6. Ongoing Trials

Searching the clinicaltrials.gov website (last accessed on the 24th of November 2021) with the keywords “PSP” and “rTMS”, we came up with 4 studies. Of these, the NCT02236832 study applies rTMS only on healthy participants as a control group and was thus not further read. A cross-over sham-controlled study (NCT04222218), lastly updated in January 2020,will apply cerebellar rTMS-theta burst to PSP patients, assessing its efficacy in postural instability using wearing sensor technology, and has been listed as completed since November 2019, though no results have been made available. Similarly, the NCT01174771 is also listed as complete since February 2012 and was lastly updated in May 2014. This pilot study investigates the potential benefits of the application of rTMS in PSP and CBD patients. This trial proposes that HF- and LF-rTMS targeting motor and prefrontal cortical regions in PSP and CBD patients respectively, may ameliorate motor and cognitive dysfunction; however, no results have been published yet. The NCT04468932, lastly updated in July 2020, investigates the effects of rTMS on motor control in PSP. This study is aimed at proving that cerebellar inhibition via cerebellar LF-rTMS will decrease postural instability in patients with PSP by increasing functional connectivity between the cerebellum, thalamus, and primary motor cortex.

Regarding the research for the studies using rTMS in MSA patients, 2 ongoing trials were found via our search. The NCT04595578, lastly updated in October 2020, applies a combination treatment with cerebellar rTMS and physical therapy (PT) in patients with MSA-C and spinocerebellar ataxia. This pilot study investigates the efficacy and the safety of the combined application of cerebellar rTMS and PT, contrary to the single PT therapy (sham rTMS intervention) in MSA-C patients. However, no results have been published yet. A randomized trial NCT04313530, lastly updated in March 2020, investigates the mechanism and effect of rTMS intervention in MSA patients with fatigue. The researchers’ anticipation is that after rTMS there will be a decrease of fatigue in MSA patients, based on the hypothesis that fatigue in MSA may be associated with an altered default mode network and sensorimotor network connectivity.

7. Discussion and Conclusions

The majority of rTMS studies on parkinsonism focus on PD. This is reasonable considering the high frequency of this degenerative disease, but the small number of studies on atypical parkinsonian disorders (APDs) highlights the need for additional research regarding these diseases, as they also affect numerous individuals and may ultimately be more debilitating than PD, given the lack of effective treatments.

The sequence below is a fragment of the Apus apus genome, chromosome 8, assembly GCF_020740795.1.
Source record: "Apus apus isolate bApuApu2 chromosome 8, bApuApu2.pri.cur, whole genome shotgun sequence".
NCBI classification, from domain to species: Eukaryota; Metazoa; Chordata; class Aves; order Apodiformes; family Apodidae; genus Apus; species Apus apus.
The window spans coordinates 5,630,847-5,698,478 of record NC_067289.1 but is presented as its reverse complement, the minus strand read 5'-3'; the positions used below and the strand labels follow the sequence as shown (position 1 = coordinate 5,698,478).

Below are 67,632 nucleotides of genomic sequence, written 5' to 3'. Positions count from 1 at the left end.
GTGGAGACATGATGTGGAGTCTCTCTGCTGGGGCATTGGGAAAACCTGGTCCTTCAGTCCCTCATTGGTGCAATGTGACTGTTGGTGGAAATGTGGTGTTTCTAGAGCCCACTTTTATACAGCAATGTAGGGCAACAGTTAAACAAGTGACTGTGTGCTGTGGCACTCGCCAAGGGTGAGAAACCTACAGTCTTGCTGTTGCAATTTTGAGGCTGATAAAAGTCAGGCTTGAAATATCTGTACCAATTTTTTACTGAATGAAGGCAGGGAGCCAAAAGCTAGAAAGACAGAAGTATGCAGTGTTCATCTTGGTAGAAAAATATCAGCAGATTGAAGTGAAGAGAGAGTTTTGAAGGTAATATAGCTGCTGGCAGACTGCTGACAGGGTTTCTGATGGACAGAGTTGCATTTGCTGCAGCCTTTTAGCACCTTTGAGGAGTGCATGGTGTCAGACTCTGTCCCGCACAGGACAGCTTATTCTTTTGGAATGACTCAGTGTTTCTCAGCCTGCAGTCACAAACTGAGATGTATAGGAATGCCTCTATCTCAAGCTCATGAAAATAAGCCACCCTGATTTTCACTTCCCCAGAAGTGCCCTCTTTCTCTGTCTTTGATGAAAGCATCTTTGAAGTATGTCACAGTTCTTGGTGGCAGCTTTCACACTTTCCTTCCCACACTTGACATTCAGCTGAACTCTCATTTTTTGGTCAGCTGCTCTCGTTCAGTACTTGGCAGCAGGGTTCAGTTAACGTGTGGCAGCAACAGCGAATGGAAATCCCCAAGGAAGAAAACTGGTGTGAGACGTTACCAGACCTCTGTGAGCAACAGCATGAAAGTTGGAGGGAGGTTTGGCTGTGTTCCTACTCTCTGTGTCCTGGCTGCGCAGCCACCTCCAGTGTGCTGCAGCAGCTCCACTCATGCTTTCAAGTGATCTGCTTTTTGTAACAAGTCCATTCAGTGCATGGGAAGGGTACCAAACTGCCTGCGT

Regarding PSP, most studies indicated that cerebellar rTMS exerted positive effects, improving postural instability and speech impairment [3436]. This could be the reflection of improvement in cerebellar-brain inhibition, as Dale et al. [35] and Brusa et al. [34] even quantified and used as an outcome measure for their study, based on studies revealing its diminishing in the setting of PD and PSP [34, 35]. CBI is a physiological cortical inhibition by cerebellar Purkinje cells, crucial for proper motor control. TMS studies revealed that stimulation over the cerebellum recruits the cerebello-thalamo-cortical pathway and restores CBI [59], possibly explaining the amelioration of kinetic parameters shown in cerebellar rTMS studies in PSP. In fact, the study by Brusa et al. [34] showed that CBI was the only cerebellocortical functional connectivity index improved upon cerebellar rTMS. However, only one double-blinded study was available in this domain, so evidence is preliminary at best.

Furthermore, rTMS application over the motor area and the DLPFC showed beneficial effects in motor and depressive symptoms, respectively [3840]. Nevertheless, several questions arise, which still remain unanswered. In almost all of the aforementioned studies, the PSP patient groups almost exclusively included the Richardson’s syndrome subtype of PSP. The update of the clinical diagnostic criteria for PSP in 2017 emphasized the large phenotypical heterogeneity of PSP. Richardson’s syndrome appears as only one type of the ten possible PSP phenotypes. There are no clinical trials examining the effect of rTMS on the rarer SP phenotypes. Only Nishida et al. included six patients with a different variant, the PSP-pure akinesia with gait freezing (PSP-PAGF). As such, more studies are needed, to evaluate the efficacy of rTMS to the whole phenotypical spectrum of PSP. Additionally, conflicting results have arisen due to both LF and HF protocols giving positive results. Regarding the motor symptoms, reduced intracortical inhibition has been highlighted as a feature of PSP [44], so LF protocols, which induce inhibitory changes, may hold more meaning to be explored in the future. Besides, the two studies that applied HF-rTMS and reported positive results [34, 35] showed that these were either short-lasting or insignificant in the various subitems. Finally, Madden et al. [41] reported a case of tDCS improving language deficits in a PSP patient. Albeit not rTMS, this study is important in bringing forward the potential of noninvasive brain stimulation as an effective modality in neurodegenerative diseases and PSP in particular.